But while elegant in theory, multi-cloud portability is complicated in practice. Dependencies like vendor-specific features, APIs, and difficult-to-port data lakes make true application and workload portability a complicated journey. In practice, multi-cloud portability only really works—and works well—when organizations achieve consistency across cloud environments. For that, businesses need a level of policy abstraction that works across said vendors, clouds, APIs, and so on—enabling them to easily port skills, people, and processes across the cloud-native business. While individual applications may not always port seamlessly between clouds, the organization’s overall approach should.

    Using OPA to create consistent policy and processes across clouds

     

    One of the tools that have become popular, precisely because it’s domain agnostic, is Open Policy Agent (OPA). Developed by Styra and donated to the Cloud Native Computing Foundation, OPA is an open-source policy engine that lets developer teams build, scale, and enforce consistent, context-aware policy and authorization across the cloud-native realm. Because OPA lets teams write and enforce policies across any number of environments, at any number of enforcement points—for cloud infrastructure, Kubernetes, microservices APIs, databases, service meshes, application authorization, and much more—it allows organizations to take a portable approach to policy enforcement across multi-cloud and hybrid cloud environments.

    Moreover, as a policy-as-code tool, OPA enables organizations to take the otherwise in company wikis and people’s heads and codify them into machine-processable policy libraries. Policy as code not only lets organizations automatically enforce policy in any number of clouds but also shift left and inject policies upstream, closer to the development teams who are working across clouds, to catch and prevent security, operational, and compliance risk sooner.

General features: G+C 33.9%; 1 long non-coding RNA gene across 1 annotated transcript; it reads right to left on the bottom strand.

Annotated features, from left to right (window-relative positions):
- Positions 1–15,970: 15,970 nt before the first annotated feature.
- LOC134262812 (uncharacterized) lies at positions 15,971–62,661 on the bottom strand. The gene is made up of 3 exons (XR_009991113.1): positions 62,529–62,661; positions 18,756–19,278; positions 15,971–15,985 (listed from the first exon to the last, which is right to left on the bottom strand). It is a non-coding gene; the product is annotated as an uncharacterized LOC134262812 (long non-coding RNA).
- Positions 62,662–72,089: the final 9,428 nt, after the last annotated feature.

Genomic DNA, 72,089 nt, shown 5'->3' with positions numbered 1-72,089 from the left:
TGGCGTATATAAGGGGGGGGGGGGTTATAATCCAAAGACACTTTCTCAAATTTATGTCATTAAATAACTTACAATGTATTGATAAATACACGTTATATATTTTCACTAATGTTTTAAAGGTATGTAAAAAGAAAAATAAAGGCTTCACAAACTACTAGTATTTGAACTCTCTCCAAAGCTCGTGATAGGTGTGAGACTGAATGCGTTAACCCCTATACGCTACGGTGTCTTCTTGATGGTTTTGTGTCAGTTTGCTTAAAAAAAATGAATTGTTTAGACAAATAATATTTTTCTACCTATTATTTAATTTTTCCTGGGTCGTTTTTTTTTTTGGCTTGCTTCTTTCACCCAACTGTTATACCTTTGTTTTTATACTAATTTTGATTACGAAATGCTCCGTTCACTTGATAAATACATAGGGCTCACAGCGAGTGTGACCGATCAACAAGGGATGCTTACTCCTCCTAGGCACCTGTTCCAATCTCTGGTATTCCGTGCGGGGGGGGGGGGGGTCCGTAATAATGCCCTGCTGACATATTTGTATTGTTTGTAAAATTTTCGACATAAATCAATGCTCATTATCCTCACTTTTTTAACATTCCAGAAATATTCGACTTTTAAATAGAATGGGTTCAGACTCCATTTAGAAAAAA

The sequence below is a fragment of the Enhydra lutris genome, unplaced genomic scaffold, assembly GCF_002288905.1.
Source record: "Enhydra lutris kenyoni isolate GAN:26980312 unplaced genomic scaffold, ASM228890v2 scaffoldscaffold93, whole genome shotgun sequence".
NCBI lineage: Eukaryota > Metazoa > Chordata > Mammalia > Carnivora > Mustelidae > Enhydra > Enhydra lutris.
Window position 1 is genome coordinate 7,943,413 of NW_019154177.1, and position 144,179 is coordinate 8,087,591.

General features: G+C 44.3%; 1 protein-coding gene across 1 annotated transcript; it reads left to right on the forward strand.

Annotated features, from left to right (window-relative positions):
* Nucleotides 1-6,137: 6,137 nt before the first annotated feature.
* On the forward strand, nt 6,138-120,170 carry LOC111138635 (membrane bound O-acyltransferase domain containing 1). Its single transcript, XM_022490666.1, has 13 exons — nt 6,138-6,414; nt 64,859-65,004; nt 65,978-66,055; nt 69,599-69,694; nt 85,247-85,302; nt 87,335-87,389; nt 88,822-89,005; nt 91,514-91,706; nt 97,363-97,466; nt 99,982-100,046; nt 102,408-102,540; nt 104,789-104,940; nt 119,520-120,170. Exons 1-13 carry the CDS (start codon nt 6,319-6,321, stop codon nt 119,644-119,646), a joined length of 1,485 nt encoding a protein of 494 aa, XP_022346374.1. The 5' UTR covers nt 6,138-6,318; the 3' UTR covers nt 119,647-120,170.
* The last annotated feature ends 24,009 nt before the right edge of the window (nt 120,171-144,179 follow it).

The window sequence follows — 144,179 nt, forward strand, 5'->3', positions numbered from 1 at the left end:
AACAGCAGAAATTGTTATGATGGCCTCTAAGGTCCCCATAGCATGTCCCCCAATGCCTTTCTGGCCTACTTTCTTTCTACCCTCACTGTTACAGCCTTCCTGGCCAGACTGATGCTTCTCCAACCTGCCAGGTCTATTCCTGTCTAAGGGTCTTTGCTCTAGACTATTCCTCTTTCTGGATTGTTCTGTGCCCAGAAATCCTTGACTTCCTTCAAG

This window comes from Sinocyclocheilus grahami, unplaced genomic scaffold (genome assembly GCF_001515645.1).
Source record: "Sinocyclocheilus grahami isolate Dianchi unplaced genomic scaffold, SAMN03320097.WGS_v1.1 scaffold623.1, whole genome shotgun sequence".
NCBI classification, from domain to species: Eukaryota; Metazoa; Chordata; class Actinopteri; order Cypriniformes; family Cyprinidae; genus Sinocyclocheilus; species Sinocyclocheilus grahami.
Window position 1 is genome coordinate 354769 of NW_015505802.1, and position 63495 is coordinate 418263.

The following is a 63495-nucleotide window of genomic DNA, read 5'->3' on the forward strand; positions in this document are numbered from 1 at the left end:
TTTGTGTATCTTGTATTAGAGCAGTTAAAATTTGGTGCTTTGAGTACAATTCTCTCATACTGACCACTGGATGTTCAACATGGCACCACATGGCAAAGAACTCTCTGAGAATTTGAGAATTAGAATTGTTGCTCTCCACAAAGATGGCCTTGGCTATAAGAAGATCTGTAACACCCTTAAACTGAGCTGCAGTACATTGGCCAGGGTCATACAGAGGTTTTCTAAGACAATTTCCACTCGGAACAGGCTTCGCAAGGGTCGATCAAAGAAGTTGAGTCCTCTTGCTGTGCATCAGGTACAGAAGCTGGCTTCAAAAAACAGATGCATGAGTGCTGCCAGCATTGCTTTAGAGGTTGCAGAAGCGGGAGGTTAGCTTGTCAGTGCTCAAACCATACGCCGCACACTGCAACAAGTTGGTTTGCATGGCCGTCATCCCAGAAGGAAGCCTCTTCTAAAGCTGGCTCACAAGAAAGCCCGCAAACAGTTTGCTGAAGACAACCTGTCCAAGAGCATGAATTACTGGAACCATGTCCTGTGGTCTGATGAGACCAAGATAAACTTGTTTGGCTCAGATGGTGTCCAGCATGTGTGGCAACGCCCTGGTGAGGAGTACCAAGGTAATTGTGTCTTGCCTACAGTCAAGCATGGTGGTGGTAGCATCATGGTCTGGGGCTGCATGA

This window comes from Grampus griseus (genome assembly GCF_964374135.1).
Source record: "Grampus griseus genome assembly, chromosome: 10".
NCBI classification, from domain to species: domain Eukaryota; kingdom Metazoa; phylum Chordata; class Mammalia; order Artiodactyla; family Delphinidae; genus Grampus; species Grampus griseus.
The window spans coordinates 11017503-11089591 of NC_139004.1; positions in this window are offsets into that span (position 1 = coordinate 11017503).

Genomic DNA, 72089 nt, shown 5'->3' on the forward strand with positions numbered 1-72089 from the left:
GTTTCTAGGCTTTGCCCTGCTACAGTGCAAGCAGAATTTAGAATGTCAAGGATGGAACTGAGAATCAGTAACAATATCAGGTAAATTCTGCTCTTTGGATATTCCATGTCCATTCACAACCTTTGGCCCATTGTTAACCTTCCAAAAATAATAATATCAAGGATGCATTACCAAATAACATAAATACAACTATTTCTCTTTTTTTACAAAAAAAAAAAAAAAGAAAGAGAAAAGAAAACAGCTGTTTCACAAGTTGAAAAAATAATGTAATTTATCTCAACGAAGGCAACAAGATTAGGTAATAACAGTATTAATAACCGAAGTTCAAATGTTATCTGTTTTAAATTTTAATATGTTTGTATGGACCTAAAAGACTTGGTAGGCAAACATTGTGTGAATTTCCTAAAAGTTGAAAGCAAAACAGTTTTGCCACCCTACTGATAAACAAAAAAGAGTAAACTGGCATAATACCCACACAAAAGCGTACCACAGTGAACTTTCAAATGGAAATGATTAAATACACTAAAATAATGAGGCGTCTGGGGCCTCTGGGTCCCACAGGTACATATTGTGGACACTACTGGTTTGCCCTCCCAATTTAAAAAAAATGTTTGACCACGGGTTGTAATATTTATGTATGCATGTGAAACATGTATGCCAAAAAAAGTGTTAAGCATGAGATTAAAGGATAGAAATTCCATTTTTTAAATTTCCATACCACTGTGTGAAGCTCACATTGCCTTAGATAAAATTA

Pairing OPA with Terraform and Kubernetes

    As one example, many developers now use OPA in tandem with infrastructure-as-code (IaC) tools like Terraform and AWS CDK. Developers use IaC tools to make declarative changes to their vendor-hosted cloud infrastructure—describing the desired state of how they want their infrastructure configured and letting Terraform figure out which changes need to be made.

    Developers then use OPA, a policy-as-code tool, to write policies that validate Terraform's changes and test for misconfigurations or other problems before they are applied to production.

    At the same time, OPA can automatically approve routine infrastructure changes to cut down on the need for manual peer review (and the potential for human error that comes with it). This creates a vital safety net and sanity check for developers and allows them to experiment risk-free with different configurations. While the cloud infrastructure itself is not portable between vendors, the approach is, by design.

    Similarly, developers also use OPA to control, secure and operationalize Kubernetes across clouds and even across various Kubernetes distributions. Kubernetes has become a standard for deploying, scaling and managing fleets of containerized applications. Just as Kubernetes is portable, so, too, are the OPA policies that you run on top of it.

    There are many Kubernetes use cases for OPA. One popular use case, for example, is to use OPA as a Kubernetes admission controller to ensure containers are deployed correctly, with appropriate configuration and permissions. Developers can also use OPA to control Kubernetes ingress and egress decisions, for example, writing policies that prohibit ingresses with conflicting hostnames to ensure that applications never steal each other’s internet traffic. Most important for the multi-cloud cloud, perhaps, is the ability to ensure that each Kubernetes distribution, across clouds, is provably in compliance with enterprise-wide corporate security policies.